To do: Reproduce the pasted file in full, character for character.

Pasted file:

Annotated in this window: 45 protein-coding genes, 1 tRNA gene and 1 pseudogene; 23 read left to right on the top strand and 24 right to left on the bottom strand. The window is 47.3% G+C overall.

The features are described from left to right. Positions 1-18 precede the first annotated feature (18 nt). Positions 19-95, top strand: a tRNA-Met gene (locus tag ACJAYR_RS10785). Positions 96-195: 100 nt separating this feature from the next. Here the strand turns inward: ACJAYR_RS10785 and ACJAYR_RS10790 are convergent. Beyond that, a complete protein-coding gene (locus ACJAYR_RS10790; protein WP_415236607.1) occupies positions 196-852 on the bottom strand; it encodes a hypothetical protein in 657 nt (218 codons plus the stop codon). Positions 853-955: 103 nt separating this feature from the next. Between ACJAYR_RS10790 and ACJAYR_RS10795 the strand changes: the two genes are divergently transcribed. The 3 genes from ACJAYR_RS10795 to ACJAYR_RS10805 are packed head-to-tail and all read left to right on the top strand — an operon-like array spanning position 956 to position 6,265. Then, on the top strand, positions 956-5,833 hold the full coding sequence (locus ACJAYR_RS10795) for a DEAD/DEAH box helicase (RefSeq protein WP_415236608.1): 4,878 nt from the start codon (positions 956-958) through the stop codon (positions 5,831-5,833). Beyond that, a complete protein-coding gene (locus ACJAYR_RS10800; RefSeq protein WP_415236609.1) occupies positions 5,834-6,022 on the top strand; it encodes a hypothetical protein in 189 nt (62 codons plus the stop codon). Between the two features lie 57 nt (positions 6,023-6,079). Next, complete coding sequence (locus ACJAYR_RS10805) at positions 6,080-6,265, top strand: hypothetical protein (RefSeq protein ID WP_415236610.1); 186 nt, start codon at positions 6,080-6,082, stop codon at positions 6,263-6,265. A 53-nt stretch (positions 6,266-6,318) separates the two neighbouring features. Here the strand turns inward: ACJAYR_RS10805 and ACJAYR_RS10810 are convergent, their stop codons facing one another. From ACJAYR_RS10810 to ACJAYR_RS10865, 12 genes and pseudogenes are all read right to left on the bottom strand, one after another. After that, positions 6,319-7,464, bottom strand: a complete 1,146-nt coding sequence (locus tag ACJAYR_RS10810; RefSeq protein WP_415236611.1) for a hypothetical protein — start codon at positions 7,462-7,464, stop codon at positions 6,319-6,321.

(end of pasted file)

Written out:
Annotated in this window: 45 protein-coding genes, 1 tRNA gene and 1 pseudogene; 23 read left to right on the top strand and 24 right to left on the bottom strand. The window is 47.3% G+C overall.

The features are described from left to right. Positions 1-18 precede the first annotated feature (18 nt). Positions 19-95, top strand: a tRNA-Met gene (locus tag ACJAYR_RS10785). Positions 96-195: 100 nt separating this feature from the next. Here the strand turns inward: ACJAYR_RS10785 and ACJAYR_RS10790 are convergent. Beyond that, a complete protein-coding gene (locus ACJAYR_RS10790; protein WP_415236607.1) occupies positions 196-852 on the bottom strand; it encodes a hypothetical protein in 657 nt (218 codons plus the stop codon). Positions 853-955: 103 nt separating this feature from the next. Between ACJAYR_RS10790 and ACJAYR_RS10795 the strand changes: the two genes are divergently transcribed. The 3 genes from ACJAYR_RS10795 to ACJAYR_RS10805 are packed head-to-tail and all read left to right on the top strand — an operon-like array spanning position 956 to position 6,265. Then, on the top strand, positions 956-5,833 hold the full coding sequence (locus ACJAYR_RS10795) for a DEAD/DEAH box helicase (RefSeq protein WP_415236608.1): 4,878 nt from the start codon (positions 956-958) through the stop codon (positions 5,831-5,833). Beyond that, a complete protein-coding gene (locus ACJAYR_RS10800; RefSeq protein WP_415236609.1) occupies positions 5,834-6,022 on the top strand; it encodes a hypothetical protein in 189 nt (62 codons plus the stop codon). Between the two features lie 57 nt (positions 6,023-6,079). Next, complete coding sequence (locus ACJAYR_RS10805) at positions 6,080-6,265, top strand: hypothetical protein (RefSeq protein ID WP_415236610.1); 186 nt, start codon at positions 6,080-6,082, stop codon at positions 6,263-6,265. A 53-nt stretch (positions 6,266-6,318) separates the two neighbouring features. Here the strand turns inward: ACJAYR_RS10805 and ACJAYR_RS10810 are convergent, their stop codons facing one another. From ACJAYR_RS10810 to ACJAYR_RS10865, 12 genes and pseudogenes are all read right to left on the bottom strand, one after another. After that, positions 6,319-7,464, bottom strand: a complete 1,146-nt coding sequence (locus tag ACJAYR_RS10810; RefSeq protein WP_415236611.1) for a hypothetical protein — start codon at positions 7,462-7,464, stop codon at positions 6,319-6,321.